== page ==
Mr. Ngoc Dinh Nguyen, CEO of the Vimatt International Investment and Consultant Corp., often had trouble managing the profiles of candidates for job vacancies at this company. “It’s difficult for our human resources (HR) staff to sort out profiles when recruiting,” he lamented.

It’s also a major challenge for many other enterprises around the country. Recognizing the problem, 29-year-old Mr. Kevin Tung Nguyen, who graduated from the University of Arizona and played a role in founding the San Francisco-based K-Source, a software firm with over 200 staff, decided to get the JobHop startup off the ground in his home country.

JobHop uses an applicant tracking system (ATS), a cloud solution, to help companies manage candidate profiles from all recruitment channels, such as Vietnamworks and Jobstreet, which then filters profiles for enterprises. It was rolled in July last year. Mr. Nguyen emphasized that the advantages for JobHop is managing profiles, monitoring recruitment, making judgments and evaluations, and collecting further information when required.

The idea came to him when he returned to Vietnam in 2012 and worked for a major corporation as a management consultant, where he realized that employment agencies had problems locating staff for their clients. With his experience in the US, he cooperated with two friends, one an engineer at Google and the other a director at the virtual-gift-exchange protocol Gifto, to start JobHop.

In the early days it mainly served as a staffing app for the service industry but now has integrated tools for all fields. He told VET that small and medium-sized enterprises (SMEs) pay VND700,000 ($31) per month for JobHop to manage 3,000 candidate applications while large corporations pay an average of VND3 million ($132) per month under a one-year-contract for the same number of applications or VND5 million ($220) per month for an unlimited number.

A year after being launched, JobHop has found two prestigious partners, En-Japan and Getlinks. It provides management tools for major enterprises in Vietnam such as Vietnamobile, Viettel, Zara Vietnam, Fossil, Vingroup, Elle, HSC, FamilyMart, KyberNetwork, and Kambria. “These initial achievements provide motivation for our young team,” he believes.

Although some degree of success has been achieved, JobHop must still cope with certain issues. The first is how to build an app that enterprises will use regularly and properly. The concept of recruitment management software is still new in Vietnam, especially for SMEs, and sometimes the JobHop team must train clients in how to best use it. Another challenge is finding the right team. JobHop is social enterprise, so it can be difficult for employees to understand its mission. It now has eleven full-time employees and four interns.

It also possesses a number of advantages, however. Overheads, for example, are quite low. “We spend about $10,000 to $12,000 on salaries each month,” Mr. Nguyen said. “The two other co-founders and I do not receive a salary.” Marketing to seek partners has also proven to be inexpensive. “Our biggest partner is Vietnamworks, which has 15,000 enterprise clients in Vietnam and they connect us with these enterprises,” he added.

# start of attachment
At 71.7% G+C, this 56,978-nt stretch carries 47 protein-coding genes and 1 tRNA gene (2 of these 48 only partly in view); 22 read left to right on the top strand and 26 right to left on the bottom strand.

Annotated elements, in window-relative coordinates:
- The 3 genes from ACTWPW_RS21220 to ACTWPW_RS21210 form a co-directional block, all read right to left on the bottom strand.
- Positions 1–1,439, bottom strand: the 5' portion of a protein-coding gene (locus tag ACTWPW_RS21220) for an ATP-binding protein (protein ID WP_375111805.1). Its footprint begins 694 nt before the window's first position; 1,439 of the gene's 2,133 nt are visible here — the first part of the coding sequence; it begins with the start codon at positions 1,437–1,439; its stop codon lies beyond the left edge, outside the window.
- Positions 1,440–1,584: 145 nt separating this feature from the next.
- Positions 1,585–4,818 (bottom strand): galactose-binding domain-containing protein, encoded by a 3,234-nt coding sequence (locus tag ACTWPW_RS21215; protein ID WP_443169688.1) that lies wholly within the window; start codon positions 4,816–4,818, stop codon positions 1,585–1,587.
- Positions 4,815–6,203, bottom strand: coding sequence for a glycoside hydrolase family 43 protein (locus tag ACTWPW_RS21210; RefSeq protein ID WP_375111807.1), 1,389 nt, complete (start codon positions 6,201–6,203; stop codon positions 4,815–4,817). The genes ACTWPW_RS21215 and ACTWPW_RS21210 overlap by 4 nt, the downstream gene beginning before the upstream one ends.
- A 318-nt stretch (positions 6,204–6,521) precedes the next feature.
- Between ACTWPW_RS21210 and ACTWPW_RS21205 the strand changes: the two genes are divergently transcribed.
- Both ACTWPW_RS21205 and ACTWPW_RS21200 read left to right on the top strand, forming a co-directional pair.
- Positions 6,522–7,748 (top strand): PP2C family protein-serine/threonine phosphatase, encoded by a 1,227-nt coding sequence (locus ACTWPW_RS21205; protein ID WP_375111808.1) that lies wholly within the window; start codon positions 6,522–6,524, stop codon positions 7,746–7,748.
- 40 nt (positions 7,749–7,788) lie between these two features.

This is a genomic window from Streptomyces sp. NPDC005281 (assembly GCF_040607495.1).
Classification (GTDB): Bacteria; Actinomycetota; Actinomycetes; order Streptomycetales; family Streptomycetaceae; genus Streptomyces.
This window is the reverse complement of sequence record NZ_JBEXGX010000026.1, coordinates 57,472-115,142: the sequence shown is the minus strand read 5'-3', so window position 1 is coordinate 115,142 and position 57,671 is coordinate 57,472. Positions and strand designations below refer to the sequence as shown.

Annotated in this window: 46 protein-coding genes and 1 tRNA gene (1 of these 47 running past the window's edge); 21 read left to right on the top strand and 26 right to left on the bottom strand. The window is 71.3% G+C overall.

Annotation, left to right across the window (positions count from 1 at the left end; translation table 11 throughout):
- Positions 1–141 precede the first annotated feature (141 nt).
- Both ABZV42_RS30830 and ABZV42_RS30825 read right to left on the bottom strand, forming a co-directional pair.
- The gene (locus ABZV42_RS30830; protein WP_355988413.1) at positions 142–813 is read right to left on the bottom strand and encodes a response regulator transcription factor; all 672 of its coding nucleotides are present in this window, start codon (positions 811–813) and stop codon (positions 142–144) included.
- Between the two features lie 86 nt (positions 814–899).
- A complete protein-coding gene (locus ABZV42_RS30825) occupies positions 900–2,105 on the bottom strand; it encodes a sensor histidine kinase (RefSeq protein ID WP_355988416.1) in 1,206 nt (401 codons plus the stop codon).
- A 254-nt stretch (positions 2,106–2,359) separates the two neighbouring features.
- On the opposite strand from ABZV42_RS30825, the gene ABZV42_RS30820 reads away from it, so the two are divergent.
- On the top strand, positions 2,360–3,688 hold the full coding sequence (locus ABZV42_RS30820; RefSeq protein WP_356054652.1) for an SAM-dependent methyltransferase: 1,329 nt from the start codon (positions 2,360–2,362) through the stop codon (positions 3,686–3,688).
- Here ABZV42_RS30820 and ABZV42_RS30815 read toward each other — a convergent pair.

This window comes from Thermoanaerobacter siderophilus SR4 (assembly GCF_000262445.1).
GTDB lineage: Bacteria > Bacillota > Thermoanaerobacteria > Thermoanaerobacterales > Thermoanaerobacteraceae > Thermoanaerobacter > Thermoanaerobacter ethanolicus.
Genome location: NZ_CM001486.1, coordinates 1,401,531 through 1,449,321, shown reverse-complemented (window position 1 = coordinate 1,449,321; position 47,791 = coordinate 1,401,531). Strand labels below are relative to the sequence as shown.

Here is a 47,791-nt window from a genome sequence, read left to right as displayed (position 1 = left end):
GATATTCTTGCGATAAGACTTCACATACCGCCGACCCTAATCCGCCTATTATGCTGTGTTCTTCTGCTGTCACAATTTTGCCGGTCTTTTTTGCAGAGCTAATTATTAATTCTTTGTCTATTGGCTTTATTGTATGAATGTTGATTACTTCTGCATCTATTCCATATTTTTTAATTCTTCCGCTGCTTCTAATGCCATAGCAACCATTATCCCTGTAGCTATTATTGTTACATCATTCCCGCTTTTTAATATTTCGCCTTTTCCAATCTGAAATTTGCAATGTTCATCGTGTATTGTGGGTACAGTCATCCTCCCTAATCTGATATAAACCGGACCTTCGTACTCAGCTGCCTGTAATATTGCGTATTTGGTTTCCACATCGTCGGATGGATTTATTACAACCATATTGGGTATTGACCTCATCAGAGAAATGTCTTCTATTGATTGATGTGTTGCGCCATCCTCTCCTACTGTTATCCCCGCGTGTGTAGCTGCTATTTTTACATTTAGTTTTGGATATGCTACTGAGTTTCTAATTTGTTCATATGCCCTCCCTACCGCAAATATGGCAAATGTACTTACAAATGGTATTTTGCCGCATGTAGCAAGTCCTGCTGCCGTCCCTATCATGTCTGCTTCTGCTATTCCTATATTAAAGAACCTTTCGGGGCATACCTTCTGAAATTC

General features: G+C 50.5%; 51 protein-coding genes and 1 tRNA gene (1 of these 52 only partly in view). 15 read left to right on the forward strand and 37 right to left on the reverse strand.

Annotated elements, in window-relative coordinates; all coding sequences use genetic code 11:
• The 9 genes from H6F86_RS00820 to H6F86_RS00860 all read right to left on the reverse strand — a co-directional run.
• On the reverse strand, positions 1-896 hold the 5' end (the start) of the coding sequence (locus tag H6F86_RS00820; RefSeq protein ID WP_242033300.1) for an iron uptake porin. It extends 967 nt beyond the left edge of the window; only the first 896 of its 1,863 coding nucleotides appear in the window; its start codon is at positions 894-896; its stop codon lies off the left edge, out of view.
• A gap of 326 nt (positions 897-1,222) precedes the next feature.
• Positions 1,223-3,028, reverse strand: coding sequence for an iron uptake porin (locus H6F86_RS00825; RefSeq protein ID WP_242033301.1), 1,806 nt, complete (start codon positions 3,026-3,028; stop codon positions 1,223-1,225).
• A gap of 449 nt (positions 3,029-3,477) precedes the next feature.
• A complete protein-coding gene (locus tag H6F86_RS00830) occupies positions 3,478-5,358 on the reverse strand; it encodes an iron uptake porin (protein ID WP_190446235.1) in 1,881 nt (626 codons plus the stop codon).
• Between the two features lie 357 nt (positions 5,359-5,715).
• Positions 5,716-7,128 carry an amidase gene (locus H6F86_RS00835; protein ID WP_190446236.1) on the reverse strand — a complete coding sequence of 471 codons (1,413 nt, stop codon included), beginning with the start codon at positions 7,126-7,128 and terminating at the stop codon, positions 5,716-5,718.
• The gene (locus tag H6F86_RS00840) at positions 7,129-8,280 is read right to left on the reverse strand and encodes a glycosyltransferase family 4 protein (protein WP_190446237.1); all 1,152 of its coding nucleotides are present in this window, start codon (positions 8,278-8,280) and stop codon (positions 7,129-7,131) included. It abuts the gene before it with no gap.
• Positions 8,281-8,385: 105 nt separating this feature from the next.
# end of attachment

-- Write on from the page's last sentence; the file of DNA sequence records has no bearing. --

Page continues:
JobHop has major plans to develop. Its Software-as-a-Service (SaaS) technology is constantly being improved with better artificial intelligence and machine learning algorithms to help HR teams have access to better hiring metrics. “Recruiters use predictive analytics to be more efficient in their hiring processes, from choosing which candidates to contact initially to comparing their job postings,” he explained.

This year, the app is expected to recorded $330,000 in revenue, serving 1,500 enterprises around Vietnam. Annual recurring revenue (ARR) is expected to reach $1.4 million by late 2019. “By leveraging our partnerships with En-Japan and Getlinks, we will focus on inbound marketing and educational workshops for HR teams to learn and understand more about our ATS,” Mr. Nguyen said. He will also fundraise in the near future to find strategic partners to improve and upgrade JobHop.

Contrary to usual strategies, he has already declined several offers of support from investors. “A popular conception is that a startup has to get lots of investment to be successful,” he said. This is completely wrong, he believes, because nearly 70 per cent of startups around the world that took this path now no longer exist.

Investors look to recoup their investment in as short a time possible and this sometimes results in products being created that are not overly beneficial to customers and the startup begins to diverge from its original goals. “Without experience, a successful startup can end up falling into the hands of the investor,” he said.